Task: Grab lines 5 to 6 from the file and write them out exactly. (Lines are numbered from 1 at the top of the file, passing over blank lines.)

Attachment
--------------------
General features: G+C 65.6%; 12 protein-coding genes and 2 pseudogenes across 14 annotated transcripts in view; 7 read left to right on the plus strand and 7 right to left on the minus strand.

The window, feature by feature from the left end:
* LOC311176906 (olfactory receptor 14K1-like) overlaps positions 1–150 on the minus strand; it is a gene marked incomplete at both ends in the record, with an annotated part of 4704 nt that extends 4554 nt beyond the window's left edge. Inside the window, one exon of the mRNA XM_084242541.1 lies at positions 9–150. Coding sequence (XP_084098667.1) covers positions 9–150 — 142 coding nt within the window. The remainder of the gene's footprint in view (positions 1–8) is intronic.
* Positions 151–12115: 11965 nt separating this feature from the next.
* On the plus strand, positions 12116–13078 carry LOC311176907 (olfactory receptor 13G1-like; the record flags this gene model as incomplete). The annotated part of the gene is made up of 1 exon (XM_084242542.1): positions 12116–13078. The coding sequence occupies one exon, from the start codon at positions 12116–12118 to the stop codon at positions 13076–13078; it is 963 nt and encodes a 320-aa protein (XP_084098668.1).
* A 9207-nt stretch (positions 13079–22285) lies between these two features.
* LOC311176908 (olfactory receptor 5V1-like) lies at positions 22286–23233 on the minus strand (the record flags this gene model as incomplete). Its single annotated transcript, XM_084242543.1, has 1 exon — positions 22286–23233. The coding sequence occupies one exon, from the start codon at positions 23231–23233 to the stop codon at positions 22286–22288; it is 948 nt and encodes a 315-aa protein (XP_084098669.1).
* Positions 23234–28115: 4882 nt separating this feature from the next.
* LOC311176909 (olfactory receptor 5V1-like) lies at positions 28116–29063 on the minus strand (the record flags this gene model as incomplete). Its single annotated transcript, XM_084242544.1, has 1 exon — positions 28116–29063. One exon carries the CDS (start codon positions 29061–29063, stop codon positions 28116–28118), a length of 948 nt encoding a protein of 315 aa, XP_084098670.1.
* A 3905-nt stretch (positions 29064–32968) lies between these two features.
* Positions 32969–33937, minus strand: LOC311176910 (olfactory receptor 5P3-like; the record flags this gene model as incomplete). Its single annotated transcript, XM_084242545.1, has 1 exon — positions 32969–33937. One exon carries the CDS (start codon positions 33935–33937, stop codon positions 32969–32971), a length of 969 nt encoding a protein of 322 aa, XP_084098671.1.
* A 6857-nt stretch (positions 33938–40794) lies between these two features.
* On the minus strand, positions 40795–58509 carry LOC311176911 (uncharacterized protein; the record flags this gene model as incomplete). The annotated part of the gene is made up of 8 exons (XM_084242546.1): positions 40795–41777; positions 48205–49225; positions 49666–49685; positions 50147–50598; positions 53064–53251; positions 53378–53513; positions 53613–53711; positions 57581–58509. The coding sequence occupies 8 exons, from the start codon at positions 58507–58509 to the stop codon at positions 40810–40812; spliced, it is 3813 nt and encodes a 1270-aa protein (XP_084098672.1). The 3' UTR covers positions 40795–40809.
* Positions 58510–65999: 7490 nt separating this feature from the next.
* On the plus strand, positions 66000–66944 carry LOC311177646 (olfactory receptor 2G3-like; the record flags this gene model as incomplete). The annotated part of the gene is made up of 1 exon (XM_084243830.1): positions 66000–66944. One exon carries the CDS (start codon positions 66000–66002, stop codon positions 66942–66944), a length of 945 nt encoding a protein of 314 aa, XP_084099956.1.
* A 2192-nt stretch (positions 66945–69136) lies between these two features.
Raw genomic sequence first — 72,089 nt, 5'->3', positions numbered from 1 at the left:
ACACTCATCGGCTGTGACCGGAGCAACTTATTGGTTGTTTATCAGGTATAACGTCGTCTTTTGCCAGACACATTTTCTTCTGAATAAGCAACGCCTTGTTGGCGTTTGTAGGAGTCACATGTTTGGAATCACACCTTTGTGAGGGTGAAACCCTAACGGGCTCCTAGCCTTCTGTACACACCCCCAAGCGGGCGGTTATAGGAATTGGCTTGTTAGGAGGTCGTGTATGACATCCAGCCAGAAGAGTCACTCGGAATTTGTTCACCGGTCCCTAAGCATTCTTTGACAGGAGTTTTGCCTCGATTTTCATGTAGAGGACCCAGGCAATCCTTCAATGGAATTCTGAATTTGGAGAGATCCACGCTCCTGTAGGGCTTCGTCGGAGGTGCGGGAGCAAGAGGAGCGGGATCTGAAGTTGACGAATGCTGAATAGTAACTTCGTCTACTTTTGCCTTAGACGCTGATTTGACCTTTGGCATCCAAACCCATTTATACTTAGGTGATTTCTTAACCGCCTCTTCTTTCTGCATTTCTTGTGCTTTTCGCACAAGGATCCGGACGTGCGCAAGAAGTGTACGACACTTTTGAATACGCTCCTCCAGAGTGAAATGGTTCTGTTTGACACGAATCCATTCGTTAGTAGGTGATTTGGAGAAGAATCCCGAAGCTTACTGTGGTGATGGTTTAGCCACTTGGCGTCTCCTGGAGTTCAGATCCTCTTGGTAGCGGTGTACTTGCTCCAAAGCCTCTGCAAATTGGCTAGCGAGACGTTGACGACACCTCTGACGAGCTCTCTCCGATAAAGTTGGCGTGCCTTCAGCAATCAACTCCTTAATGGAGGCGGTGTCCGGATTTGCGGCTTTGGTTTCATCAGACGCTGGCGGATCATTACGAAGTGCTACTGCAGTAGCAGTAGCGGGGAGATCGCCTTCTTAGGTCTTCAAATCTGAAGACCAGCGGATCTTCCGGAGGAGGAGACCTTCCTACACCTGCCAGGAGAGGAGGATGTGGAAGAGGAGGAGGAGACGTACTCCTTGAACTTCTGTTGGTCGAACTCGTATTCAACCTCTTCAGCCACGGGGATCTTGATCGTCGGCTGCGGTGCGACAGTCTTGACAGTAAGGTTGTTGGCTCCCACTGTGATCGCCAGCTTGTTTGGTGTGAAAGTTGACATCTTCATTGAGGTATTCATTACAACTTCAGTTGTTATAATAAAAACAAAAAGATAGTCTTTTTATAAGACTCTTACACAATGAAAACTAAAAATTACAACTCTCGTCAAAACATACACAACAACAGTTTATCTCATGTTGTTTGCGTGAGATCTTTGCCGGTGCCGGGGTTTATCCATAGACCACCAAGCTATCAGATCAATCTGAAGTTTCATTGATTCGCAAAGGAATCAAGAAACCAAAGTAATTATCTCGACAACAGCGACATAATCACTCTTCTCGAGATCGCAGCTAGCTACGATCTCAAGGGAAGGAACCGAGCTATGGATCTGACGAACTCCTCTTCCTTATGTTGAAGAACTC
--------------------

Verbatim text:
* On the plus strand, positions 12116–13078 carry LOC311176907 (olfactory receptor 13G1-like; the record flags this gene model as incomplete). The annotated part of the gene is made up of 1 exon (XM_084242542.1): positions 12116–13078. The coding sequence occupies one exon, from the start codon at positions 12116–12118 to the stop codon at positions 13076–13078; it is 963 nt and encodes a 320-aa protein (XP_084098668.1).
* A 9207-nt stretch (positions 13079–22285) lies between these two features.